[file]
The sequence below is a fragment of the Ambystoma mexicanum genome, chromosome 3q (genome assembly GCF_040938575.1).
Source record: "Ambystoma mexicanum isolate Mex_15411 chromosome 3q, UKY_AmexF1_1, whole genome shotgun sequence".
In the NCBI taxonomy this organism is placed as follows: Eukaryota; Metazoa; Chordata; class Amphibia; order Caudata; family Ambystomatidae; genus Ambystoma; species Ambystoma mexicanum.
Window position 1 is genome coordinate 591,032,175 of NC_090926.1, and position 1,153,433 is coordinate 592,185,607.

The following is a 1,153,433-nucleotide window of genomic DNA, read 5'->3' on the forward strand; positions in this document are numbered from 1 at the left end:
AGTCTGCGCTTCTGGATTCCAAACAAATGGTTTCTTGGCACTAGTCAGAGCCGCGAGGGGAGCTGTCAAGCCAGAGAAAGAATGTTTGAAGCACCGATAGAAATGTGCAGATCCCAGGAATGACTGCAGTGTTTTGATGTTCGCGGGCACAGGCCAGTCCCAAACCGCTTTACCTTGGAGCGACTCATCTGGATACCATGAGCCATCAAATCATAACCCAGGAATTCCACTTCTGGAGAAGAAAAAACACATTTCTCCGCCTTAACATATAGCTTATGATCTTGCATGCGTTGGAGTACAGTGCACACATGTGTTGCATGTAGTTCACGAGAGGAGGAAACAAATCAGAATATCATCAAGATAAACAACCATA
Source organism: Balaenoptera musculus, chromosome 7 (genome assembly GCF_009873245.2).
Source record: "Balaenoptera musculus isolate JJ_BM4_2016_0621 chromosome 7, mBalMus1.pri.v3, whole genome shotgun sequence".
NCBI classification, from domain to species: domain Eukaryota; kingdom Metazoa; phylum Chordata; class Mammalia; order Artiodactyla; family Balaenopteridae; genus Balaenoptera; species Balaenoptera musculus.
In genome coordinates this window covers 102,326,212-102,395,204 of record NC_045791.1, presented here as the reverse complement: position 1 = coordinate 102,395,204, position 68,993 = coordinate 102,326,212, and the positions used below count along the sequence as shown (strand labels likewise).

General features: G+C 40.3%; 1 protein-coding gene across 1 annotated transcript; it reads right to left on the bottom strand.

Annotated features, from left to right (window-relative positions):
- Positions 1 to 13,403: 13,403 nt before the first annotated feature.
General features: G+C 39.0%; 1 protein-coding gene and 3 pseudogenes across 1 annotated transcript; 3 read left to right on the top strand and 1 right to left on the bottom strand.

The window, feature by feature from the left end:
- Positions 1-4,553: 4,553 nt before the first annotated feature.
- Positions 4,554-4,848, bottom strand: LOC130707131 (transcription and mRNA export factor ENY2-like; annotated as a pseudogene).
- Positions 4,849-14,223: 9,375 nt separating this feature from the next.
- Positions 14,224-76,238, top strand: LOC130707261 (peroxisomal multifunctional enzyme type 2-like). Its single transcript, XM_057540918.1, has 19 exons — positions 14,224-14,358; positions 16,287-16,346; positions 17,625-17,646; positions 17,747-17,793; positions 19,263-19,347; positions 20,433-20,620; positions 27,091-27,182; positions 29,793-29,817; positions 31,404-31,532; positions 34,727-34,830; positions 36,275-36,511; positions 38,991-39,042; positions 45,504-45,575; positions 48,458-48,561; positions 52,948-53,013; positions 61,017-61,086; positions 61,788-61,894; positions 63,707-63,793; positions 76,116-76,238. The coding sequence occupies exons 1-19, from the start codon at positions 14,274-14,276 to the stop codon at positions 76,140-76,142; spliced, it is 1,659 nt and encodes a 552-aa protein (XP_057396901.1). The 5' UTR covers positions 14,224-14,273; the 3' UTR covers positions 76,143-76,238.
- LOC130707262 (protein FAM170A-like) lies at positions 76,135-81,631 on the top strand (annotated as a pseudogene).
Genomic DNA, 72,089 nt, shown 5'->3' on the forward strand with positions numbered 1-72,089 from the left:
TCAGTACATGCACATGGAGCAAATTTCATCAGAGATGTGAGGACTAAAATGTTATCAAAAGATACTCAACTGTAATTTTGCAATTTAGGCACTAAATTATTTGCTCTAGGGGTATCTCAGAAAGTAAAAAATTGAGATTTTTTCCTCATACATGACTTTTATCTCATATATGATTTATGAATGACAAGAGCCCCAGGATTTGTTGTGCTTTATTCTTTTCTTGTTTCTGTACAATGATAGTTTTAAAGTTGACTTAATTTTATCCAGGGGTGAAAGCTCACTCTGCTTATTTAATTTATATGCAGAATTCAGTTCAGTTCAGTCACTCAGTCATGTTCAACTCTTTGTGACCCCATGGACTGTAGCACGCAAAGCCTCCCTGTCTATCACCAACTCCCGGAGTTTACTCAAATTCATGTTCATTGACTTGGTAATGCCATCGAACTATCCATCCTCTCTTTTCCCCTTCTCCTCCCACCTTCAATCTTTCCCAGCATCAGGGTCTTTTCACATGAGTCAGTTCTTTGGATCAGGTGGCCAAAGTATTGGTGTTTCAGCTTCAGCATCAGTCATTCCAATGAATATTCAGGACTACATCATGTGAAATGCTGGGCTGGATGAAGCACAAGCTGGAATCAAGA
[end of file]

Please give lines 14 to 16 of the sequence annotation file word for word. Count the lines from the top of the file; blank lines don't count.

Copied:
General features: G+C 39.0%; 1 protein-coding gene and 3 pseudogenes across 1 annotated transcript; 3 read left to right on the top strand and 1 right to left on the bottom strand.

The window, feature by feature from the left end:
- Positions 1-4,553: 4,553 nt before the first annotated feature.